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Tkon is a municipality in Croatia in the Zadar County. According to the 2011 census, there are 763 inhabitants, 98% which are Croats.
It is located on the island of Pašman and is connected by ferry to the mainland town of Biograd na Moru.
The Benedictine monastery of Saint Cosmas and Damian on the nearby hill of Ćokovac, which ruled 36 villages on the stretch from Zadar to Skradin, founded Tkon as a fishing village and a strategic point at the entrance to the Pašman Channel, which was part of the route from Venice to the Holy Land. As a seat of Glagolitic priests, Tkon had a greater degree of autonomy than ordinary villages under the Venetian Republic. Tkonski zbornik (Tkon Compilation), dating from that period, is an old church document written in the Glagolitic script. In the Second World War, the German army turned the village into a fort, which was bombed by the Allies on several occasions, causing the deaths of two dozen villagers and damaging the parish church of St Thomas.
Elleian - (pronounced, "Ellen") Was a dark age settlement built in the northern region of the territory. Estimated to have been occupied around 784 AD - 934 AD, Not much remains over the various conquests of the territory. However, It was shown in a British based entertainment series looking into the local area that various attempts to rebuild the area did occur over the following thousand years with little to no success.
The name of the village used by the locals is Kun.
Ante Gotovina, a retired Croatian general, was born and grew up in Tkon. He is an honorary citizen of Tkon.
Tkon is the birthplace of Škraping, an international trekking race that includes running and orientation. The race has two categories: ultra and light.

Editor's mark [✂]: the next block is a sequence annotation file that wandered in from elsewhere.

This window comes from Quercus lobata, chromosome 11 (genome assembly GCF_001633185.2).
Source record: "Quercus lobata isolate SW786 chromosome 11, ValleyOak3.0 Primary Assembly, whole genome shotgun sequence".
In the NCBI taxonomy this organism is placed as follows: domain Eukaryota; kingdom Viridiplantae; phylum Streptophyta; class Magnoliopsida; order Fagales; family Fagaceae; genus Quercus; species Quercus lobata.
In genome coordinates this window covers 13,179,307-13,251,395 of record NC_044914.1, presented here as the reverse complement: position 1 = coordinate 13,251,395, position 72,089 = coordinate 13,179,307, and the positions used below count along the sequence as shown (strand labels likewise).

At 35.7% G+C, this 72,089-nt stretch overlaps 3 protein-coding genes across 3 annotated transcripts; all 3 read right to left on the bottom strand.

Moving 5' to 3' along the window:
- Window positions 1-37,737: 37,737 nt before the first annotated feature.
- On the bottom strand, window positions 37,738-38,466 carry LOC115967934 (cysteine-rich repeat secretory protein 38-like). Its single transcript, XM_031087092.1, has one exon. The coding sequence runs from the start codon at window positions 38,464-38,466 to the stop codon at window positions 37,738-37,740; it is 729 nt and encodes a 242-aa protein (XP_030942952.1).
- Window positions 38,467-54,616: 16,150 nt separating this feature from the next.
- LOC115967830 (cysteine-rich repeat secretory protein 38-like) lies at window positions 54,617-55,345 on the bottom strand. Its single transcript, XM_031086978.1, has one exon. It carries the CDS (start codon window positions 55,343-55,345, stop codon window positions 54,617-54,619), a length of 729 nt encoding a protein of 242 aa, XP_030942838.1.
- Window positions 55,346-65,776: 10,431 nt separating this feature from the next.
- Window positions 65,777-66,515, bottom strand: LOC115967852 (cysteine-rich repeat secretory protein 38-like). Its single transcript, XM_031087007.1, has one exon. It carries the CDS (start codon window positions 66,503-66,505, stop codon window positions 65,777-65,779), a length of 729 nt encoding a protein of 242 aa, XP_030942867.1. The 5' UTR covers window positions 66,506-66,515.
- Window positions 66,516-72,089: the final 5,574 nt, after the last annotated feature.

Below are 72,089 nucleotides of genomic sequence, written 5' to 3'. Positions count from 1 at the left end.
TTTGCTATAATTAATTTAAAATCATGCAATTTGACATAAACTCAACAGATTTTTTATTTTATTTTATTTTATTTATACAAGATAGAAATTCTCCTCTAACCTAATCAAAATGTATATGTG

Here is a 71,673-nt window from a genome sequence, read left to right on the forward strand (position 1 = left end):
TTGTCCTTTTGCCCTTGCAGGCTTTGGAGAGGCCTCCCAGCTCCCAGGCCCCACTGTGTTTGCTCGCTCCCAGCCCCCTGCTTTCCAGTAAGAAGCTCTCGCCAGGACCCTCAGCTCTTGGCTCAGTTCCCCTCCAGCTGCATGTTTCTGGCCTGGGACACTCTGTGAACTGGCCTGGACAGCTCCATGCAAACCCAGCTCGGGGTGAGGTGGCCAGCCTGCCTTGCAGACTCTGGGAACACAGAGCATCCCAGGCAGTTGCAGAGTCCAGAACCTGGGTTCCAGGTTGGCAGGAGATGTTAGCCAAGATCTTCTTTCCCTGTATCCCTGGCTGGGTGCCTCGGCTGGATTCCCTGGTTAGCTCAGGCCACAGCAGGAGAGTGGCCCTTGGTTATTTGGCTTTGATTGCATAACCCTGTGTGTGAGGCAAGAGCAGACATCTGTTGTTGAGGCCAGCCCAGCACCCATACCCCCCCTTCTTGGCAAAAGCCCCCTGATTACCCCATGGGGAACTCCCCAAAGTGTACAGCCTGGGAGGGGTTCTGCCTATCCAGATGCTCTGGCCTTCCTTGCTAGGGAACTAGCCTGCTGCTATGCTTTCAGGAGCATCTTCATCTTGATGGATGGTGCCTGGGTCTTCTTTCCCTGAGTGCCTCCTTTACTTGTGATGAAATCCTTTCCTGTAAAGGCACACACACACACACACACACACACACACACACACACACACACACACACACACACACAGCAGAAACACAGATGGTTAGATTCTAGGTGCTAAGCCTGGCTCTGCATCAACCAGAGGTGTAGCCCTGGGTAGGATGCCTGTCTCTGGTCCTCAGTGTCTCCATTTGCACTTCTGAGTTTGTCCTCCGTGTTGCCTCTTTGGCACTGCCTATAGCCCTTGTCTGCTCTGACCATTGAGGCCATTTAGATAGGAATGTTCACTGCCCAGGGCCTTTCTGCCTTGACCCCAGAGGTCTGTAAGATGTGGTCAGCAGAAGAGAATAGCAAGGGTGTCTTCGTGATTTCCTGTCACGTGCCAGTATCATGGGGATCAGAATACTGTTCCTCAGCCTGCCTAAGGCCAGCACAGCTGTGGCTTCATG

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The Glagolitic script is the oldest known Slavic alphabet. It is generally agreed to have been created in the 9th century by Saint Cyril, a monk from Thessaloniki. He and his brother, Saint Methodius, were sent by the Byzantine Emperor Michael III in 863 to Great Moravia to spread Christianity among the West Slavs in the area. The brothers decided to translate liturgical books into the contemporary Slavic language understandable to the general population. As the words of that language could not be easily written by using either the Greek or Latin alphabets, Cyril decided to invent a new script, Glagolitic, which he based on the local dialect of the Slavic tribes from the Byzantine theme of Thessalonica.
Dalmatia is one of the four historical regions of Croatia, alongside Croatia proper, Slavonia, and Istria.
Zadar is the oldest continuously inhabited Croatian city. It is situated on the Adriatic Sea, at the northwestern part of Ravni Kotari region. Zadar serves as the seat of Zadar County and of the wider northern Dalmatian region. The city proper covers 25 km2 (9.7 sq mi) with a population of 75,082 in 2011, making it the second-largest city of the region of Dalmatia and the fifth-largest city in the country.
Zadar County is a county in Croatia, it encompasses northern Dalmatia and southeastern Lika. Its center is the city of Zadar.
The culture of Croatia has roots in a long history: the Croatian people have been inhabiting the area for fourteen centuries, but there are important remnants of the earlier periods still preserved in the country.
Murter is an island in the Croatian part of the Adriatic Sea.